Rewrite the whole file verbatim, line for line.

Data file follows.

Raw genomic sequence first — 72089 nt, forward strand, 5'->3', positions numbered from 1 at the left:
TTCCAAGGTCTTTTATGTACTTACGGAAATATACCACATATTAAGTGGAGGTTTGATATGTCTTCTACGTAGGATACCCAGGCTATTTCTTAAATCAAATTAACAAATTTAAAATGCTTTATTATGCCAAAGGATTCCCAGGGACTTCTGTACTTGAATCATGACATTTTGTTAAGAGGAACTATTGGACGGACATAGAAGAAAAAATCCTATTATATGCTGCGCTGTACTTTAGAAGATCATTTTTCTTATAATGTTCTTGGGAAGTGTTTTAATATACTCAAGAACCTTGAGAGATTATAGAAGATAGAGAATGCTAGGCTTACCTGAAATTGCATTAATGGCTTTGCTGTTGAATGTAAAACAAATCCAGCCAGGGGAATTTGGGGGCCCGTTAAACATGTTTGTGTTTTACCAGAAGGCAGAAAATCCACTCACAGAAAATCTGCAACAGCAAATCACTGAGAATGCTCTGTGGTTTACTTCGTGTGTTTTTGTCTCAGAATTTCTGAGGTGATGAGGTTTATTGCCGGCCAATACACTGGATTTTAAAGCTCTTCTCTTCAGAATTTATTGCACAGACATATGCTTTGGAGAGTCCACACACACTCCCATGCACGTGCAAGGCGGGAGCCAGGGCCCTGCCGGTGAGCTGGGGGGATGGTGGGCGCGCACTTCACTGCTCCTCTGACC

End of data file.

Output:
Raw genomic sequence first — 72089 nt, forward strand, 5'->3', positions numbered from 1 at the left:
TTCCAAGGTCTTTTATGTACTTACGGAAATATACCACATATTAAGTGGAGGTTTGATATGTCTTCTACGTAGGATACCCAGGCTATTTCTTAAATCAAATTAACAAATTTAAAATGCTTTATTATGCCAAAGGATTCCCAGGGACTTCTGTACTTGAATCATGACATTTTGTTAAGAGGAACTATTGGACGGACATAGAAGAAAAAATCCTATTATATGCTGCGCTGTACTTTAGAAGATCATTTTTCTTATAATGTTCTTGGGAAGTGTTTTAATATACTCAAGAACCTTGAGAGATTATAGAAGATAGAGAATGCTAGGCTTACCTGAAATTGCATTAATGGCTTTGCTGTTGAATGTAAAACAAATCCAGCCAGGGGAATTTGGGGGCCCGTTAAACATGTTTGTGTTTTACCAGAAGGCAGAAAATCCACTCACAGAAAATCTGCAACAGCAAATCACTGAGAATGCTCTGTGGTTTACTTCGTGTGTTTTTGTCTCAGAATTTCTGAGGTGATGAGGTTTATTGCCGGCCAATACACTGGATTTTAAAGCTCTTCTCTTCAGAATTTATTGCACAGACATATGCTTTGGAGAGTCCACACACACTCCCATGCACGTGCAAGGCGGGAGCCAGGGCCCTGCCGGTGAGCTGGGGGGATGGTGGGCGCGCACTTCACTGCTCCTCTGACC